With the pandemic, a lot of companies have had to loosen some of the restrictions on remote work and that has unleashed havoc on many industries, particularly those that have a supply-chain of partners such as manufacturing. This is leading to an uptick in attacks. In fact, new research shows four in five firms have had a cybersecurity breach caused by a third-party vendor.
With the move to 5G, so too comes the next generation of hardware and software for network infrastructure. In fact, the next wave of network transformation represents a $25 billion silicon opportunity by 2023, as industries look to benefit from 5G, edge, and AI (artificial intelligence).
First responders are getting a new way to ride, as one company is moving away from conventional commercial vehicle concepts and is developing an electric solution for fire trucks. Electric fire trucks are already on their way to fire departments in Berlin, Amsterdam, and Dubai, offering these firefighters a ride in the ladder truck of the future.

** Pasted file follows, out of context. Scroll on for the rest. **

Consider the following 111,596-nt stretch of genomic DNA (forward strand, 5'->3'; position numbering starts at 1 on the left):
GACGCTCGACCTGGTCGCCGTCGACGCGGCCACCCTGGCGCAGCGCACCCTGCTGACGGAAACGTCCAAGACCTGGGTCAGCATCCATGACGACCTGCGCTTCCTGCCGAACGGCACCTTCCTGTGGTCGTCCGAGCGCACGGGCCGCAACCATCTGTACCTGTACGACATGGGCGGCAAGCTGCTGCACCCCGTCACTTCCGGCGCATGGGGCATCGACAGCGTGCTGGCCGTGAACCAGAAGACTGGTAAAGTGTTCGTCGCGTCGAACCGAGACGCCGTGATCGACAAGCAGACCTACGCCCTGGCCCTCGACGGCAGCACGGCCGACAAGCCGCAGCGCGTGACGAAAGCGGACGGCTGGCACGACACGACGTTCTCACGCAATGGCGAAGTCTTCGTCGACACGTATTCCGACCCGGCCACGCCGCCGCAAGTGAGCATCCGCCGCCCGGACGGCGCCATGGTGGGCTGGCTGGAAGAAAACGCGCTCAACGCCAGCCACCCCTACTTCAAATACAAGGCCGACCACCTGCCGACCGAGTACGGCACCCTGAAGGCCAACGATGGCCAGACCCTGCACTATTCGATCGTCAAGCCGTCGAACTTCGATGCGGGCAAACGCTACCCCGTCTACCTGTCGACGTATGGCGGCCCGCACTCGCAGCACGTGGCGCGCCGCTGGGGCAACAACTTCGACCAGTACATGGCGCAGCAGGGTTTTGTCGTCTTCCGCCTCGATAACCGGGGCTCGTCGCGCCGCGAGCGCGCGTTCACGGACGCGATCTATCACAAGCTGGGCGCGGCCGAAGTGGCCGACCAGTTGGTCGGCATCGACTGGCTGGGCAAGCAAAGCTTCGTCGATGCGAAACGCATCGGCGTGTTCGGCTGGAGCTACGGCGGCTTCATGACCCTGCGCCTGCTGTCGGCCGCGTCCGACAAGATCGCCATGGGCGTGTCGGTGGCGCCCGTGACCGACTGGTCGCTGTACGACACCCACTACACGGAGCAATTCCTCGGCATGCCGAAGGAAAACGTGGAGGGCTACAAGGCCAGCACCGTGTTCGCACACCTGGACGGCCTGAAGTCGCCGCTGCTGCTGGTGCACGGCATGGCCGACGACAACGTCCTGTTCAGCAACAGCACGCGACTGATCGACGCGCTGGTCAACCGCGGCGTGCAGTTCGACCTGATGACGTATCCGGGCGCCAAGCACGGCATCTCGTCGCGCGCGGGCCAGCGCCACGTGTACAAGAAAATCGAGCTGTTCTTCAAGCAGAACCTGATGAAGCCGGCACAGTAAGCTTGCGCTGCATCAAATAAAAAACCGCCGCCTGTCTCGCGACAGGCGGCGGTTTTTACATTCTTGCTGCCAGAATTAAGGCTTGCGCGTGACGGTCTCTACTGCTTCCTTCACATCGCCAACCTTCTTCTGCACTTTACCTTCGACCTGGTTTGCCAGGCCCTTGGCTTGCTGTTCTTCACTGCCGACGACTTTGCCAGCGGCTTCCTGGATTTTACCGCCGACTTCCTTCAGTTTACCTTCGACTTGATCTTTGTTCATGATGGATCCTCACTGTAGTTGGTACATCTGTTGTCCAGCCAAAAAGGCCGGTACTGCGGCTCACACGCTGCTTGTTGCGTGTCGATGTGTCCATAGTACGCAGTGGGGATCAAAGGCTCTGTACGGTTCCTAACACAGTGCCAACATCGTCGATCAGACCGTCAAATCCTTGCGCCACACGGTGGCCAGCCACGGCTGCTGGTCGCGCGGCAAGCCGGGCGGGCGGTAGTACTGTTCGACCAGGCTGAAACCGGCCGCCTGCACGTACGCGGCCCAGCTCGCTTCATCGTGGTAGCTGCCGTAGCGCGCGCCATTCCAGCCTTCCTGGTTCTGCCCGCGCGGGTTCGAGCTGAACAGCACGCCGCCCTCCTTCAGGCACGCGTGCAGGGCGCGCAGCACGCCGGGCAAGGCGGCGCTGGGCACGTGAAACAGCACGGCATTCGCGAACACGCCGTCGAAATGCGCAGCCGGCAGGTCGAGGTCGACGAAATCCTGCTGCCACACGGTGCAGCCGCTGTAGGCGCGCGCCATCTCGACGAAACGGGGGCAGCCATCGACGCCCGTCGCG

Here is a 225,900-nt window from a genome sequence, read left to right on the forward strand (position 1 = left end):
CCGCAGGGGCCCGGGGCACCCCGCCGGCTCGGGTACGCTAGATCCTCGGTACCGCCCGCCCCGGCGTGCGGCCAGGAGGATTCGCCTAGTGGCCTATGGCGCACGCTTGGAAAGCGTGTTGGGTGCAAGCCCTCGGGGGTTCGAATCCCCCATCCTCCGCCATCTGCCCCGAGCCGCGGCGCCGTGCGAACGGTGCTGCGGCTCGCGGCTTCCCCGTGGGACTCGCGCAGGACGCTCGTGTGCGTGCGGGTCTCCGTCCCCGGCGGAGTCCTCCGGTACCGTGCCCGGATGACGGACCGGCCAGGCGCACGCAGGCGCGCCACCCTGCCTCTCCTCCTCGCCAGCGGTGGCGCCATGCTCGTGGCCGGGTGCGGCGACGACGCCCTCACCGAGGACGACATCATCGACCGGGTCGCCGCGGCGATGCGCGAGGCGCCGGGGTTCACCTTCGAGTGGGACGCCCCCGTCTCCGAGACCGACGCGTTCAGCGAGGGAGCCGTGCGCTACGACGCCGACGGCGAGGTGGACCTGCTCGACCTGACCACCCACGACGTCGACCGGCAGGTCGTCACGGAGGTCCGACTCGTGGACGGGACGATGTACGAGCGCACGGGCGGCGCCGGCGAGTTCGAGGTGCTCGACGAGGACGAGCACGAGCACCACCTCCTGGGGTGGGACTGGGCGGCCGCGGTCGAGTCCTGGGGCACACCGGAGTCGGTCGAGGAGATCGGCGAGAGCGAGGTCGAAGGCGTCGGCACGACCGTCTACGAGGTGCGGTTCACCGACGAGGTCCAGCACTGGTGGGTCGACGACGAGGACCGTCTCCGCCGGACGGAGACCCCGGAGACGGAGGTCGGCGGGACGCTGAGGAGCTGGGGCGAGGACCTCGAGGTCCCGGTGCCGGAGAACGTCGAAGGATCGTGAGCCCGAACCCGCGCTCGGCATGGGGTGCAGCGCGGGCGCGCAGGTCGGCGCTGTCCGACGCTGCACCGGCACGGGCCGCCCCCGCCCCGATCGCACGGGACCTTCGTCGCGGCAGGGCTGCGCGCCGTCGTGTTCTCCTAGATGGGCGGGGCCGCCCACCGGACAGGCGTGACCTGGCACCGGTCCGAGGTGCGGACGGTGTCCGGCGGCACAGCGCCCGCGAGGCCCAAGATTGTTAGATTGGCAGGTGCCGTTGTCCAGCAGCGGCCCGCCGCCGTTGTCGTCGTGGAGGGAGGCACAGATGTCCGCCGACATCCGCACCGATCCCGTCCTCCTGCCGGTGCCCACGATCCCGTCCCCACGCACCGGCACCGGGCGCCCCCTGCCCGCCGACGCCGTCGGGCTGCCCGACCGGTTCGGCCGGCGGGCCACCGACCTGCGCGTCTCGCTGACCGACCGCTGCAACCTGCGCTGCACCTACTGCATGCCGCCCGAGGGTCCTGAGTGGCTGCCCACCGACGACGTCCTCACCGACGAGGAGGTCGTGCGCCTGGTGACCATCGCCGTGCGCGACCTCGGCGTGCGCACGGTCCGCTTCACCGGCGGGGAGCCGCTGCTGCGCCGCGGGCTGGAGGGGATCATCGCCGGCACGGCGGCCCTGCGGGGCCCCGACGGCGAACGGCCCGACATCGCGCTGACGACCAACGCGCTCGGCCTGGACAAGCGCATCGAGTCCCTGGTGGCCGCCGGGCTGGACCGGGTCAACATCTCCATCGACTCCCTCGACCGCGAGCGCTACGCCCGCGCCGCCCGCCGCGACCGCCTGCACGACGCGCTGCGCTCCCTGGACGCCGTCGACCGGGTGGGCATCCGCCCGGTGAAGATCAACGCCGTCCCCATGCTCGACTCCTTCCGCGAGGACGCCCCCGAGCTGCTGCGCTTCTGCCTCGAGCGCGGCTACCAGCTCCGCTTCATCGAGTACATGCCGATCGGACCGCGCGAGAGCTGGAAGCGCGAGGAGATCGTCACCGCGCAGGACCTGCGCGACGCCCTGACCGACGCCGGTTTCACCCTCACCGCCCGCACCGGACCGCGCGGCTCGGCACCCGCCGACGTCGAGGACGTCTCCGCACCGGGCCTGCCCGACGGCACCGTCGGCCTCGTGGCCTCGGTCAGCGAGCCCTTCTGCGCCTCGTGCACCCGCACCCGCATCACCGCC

There is a lot to gain when it comes to smart, connected transportation infrastructure, including better quality of life and safety, as well as enhanced technical efficiency (e.g., reduced travel times) and control (e.g., autonomous infrastructure or infrastructure-related systems like city lighting).
Let’s face it. The healthcare industry is facing a number of challenges today. Between a very real labor shortage, and the need to keep everything clean, the industry is facing an uphill battle if it doesn’t find some help. I recently had the opportunity to sit down with Conor McGinn, CEO, Akara Robotics, to address this very topic and he has an interesting solution. Here is a hint: it’s a robot.